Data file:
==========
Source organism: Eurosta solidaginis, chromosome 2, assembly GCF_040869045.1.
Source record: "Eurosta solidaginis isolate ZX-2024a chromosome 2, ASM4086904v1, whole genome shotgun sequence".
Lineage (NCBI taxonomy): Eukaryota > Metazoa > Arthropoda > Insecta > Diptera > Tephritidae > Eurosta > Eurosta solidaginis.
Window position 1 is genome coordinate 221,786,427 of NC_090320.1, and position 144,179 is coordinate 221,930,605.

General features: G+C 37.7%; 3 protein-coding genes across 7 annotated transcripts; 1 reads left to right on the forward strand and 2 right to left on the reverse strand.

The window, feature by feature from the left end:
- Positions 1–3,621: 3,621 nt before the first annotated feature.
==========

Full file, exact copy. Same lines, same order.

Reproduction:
Source organism: Eurosta solidaginis, chromosome 2, assembly GCF_040869045.1.
Source record: "Eurosta solidaginis isolate ZX-2024a chromosome 2, ASM4086904v1, whole genome shotgun sequence".
Lineage (NCBI taxonomy): Eukaryota > Metazoa > Arthropoda > Insecta > Diptera > Tephritidae > Eurosta > Eurosta solidaginis.
Window position 1 is genome coordinate 221,786,427 of NC_090320.1, and position 144,179 is coordinate 221,930,605.

General features: G+C 37.7%; 3 protein-coding genes across 7 annotated transcripts; 1 reads left to right on the forward strand and 2 right to left on the reverse strand.

The window, feature by feature from the left end:
- Positions 1–3,621: 3,621 nt before the first annotated feature.